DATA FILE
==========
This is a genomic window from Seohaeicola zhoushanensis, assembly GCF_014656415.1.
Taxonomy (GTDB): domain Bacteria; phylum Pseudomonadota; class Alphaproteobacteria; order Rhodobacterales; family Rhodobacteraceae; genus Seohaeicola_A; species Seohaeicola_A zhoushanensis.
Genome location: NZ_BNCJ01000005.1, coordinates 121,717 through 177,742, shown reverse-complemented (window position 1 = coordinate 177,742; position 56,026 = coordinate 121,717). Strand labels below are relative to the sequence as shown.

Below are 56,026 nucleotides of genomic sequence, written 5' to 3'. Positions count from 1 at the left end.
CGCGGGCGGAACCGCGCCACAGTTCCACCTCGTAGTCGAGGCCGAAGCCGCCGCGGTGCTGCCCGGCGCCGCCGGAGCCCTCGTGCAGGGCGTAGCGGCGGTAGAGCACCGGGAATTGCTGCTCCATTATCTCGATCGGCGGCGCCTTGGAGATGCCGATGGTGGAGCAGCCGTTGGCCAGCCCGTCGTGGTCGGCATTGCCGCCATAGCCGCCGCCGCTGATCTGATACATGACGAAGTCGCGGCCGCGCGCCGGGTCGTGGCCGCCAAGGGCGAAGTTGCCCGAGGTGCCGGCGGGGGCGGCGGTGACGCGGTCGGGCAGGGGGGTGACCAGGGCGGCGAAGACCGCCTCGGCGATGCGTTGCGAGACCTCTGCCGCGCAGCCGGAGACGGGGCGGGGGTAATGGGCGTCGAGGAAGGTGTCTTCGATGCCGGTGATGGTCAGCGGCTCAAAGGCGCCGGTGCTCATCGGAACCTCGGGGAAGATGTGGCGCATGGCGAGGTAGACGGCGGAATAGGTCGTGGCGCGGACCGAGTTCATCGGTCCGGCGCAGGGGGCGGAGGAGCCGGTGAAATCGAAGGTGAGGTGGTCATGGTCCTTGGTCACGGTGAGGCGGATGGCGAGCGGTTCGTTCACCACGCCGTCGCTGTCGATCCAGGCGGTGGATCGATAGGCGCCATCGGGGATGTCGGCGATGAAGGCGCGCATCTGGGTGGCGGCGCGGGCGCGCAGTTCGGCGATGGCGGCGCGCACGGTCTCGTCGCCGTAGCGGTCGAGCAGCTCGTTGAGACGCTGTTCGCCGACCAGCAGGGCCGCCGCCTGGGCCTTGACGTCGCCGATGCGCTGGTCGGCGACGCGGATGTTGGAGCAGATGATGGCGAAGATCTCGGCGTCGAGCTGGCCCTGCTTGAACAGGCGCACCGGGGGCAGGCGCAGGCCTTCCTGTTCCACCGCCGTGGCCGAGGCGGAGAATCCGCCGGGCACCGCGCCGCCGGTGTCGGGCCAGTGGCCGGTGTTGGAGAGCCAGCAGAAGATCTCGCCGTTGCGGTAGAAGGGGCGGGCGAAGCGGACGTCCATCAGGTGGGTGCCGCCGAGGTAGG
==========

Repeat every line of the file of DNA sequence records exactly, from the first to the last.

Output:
This is a genomic window from Seohaeicola zhoushanensis, assembly GCF_014656415.1.
Taxonomy (GTDB): domain Bacteria; phylum Pseudomonadota; class Alphaproteobacteria; order Rhodobacterales; family Rhodobacteraceae; genus Seohaeicola_A; species Seohaeicola_A zhoushanensis.
Genome location: NZ_BNCJ01000005.1, coordinates 121,717 through 177,742, shown reverse-complemented (window position 1 = coordinate 177,742; position 56,026 = coordinate 121,717). Strand labels below are relative to the sequence as shown.

Below are 56,026 nucleotides of genomic sequence, written 5' to 3'. Positions count from 1 at the left end.
CGCGGGCGGAACCGCGCCACAGTTCCACCTCGTAGTCGAGGCCGAAGCCGCCGCGGTGCTGCCCGGCGCCGCCGGAGCCCTCGTGCAGGGCGTAGCGGCGGTAGAGCACCGGGAATTGCTGCTCCATTATCTCGATCGGCGGCGCCTTGGAGATGCCGATGGTGGAGCAGCCGTTGGCCAGCCCGTCGTGGTCGGCATTGCCGCCATAGCCGCCGCCGCTGATCTGATACATGACGAAGTCGCGGCCGCGCGCCGGGTCGTGGCCGCCAAGGGCGAAGTTGCCCGAGGTGCCGGCGGGGGCGGCGGTGACGCGGTCGGGCAGGGGGGTGACCAGGGCGGCGAAGACCGCCTCGGCGATGCGTTGCGAGACCTCTGCCGCGCAGCCGGAGACGGGGCGGGGGTAATGGGCGTCGAGGAAGGTGTCTTCGATGCCGGTGATGGTCAGCGGCTCAAAGGCGCCGGTGCTCATCGGAACCTCGGGGAAGATGTGGCGCATGGCGAGGTAGACGGCGGAATAGGTCGTGGCGCGGACCGAGTTCATCGGTCCGGCGCAGGGGGCGGAGGAGCCGGTGAAATCGAAGGTGAGGTGGTCATGGTCCTTGGTCACGGTGAGGCGGATGGCGAGCGGTTCGTTCACCACGCCGTCGCTGTCGATCCAGGCGGTGGATCGATAGGCGCCATCGGGGATGTCGGCGATGAAGGCGCGCATCTGGGTGGCGGCGCGGGCGCGCAGTTCGGCGATGGCGGCGCGCACGGTCTCGTCGCCGTAGCGGTCGAGCAGCTCGTTGAGACGCTGTTCGCCGACCAGCAGGGCCGCCGCCTGGGCCTTGACGTCGCCGATGCGCTGGTCGGCGACGCGGATGTTGGAGCAGATGATGGCGAAGATCTCGGCGTCGAGCTGGCCCTGCTTGAACAGGCGCACCGGGGGCAGGCGCAGGCCTTCCTGTTCCACCGCCGTGGCCGAGGCGGAGAATCCGCCGGGCACCGCGCCGCCGGTGTCGGGCCAGTGGCCGGTGTTGGAGAGCCAGCAGAAGATCTCGCCGTTGCGGTAGAAGGGGCGGGCGAAGCGGACGTCCATCAGGTGGGTGCCGCCGAGGTAGG